For Rapp, who was part of “Rent” since its earliest inception back in 1994, each anniversary and milestone is “always a terrible reminder of [Larson’s] loss. It’s really sad to be reminded that he didn’t get to see what happened. It feels like yesterday in many ways, and it also feels like a really long time ago.”
Rapp believes Larson would have continued to find new stories to tell that would make a difference and “shine a light.” In that spirit, the gala will feature new music from composers The Bengsons, The Lazours, Rona Siddiqui and Joe Iconis. Had Larson lived longer, who knows what other treasures he might have produced. There was a period of time when he wrote a song a day, according to Rapp.
Later this year, the world will hear more about Jonathan Larson when “Tick, Tick…Boom!”, the autobiographical musical he wrote before “Rent,” premieres as a feature film on Netflix. The film stars Andrew Garfield in the role of Jon and marks Lin-Manuel Miranda’s directorial debut.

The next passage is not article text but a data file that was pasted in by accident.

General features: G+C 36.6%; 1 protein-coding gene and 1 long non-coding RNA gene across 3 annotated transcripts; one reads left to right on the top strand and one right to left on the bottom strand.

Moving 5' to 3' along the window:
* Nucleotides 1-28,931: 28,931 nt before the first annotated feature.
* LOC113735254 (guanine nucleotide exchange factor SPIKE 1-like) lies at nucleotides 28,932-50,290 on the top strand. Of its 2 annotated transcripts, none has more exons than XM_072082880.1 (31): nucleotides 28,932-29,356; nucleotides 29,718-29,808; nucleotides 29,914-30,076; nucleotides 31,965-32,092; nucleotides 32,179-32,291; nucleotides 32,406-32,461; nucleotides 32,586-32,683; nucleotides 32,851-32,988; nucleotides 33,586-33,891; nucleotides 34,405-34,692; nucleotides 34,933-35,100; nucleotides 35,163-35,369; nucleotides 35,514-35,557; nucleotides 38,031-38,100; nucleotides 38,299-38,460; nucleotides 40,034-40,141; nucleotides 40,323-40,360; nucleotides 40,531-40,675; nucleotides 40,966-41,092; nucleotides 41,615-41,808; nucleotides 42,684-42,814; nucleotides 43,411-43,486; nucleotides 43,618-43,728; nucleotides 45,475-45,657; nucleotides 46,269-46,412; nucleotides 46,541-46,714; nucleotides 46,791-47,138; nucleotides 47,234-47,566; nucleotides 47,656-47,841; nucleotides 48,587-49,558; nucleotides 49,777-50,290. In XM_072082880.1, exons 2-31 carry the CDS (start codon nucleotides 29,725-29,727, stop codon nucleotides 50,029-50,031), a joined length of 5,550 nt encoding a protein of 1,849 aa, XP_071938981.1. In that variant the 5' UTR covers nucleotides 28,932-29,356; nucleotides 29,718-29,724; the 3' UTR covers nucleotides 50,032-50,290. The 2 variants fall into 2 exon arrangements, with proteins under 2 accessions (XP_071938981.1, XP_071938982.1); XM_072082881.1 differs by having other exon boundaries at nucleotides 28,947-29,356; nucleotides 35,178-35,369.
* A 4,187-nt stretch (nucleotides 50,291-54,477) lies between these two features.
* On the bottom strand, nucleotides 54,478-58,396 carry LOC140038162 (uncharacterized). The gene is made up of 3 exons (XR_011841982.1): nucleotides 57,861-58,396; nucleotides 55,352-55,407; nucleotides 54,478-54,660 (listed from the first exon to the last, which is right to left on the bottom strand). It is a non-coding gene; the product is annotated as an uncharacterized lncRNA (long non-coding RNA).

“The direct line from ‘Rent’ to ‘Hamilton,’ from Jonathan to Lin-Manuel, is as direct as can be. So it makes perfect sense that he’s the one helming this,” Rapp said.
“‘Rent’ has autobiographical elements,” Rapp explained, mentioning some of the characters. “You can see Jonathan in Mark, you can see Jonathan in Roger and you can see Jonathan in Angel. But “Tick, Tick…Boom!” is Jonathan.”
“Tick, Tick…Boom!” may be the diary of Larson’s “prolific” life at the time, but Rapp said firmly: “‘Rent’ is his masterpiece.”
For tickets to “25 Years of Rent: Measured in Love” on Tuesday, March 2, at 8 p.m. ET, visit NYTW.org.
Leigh Scheps is a Broadway contributor for CBS News and senior reporter with Inside Edition Digital.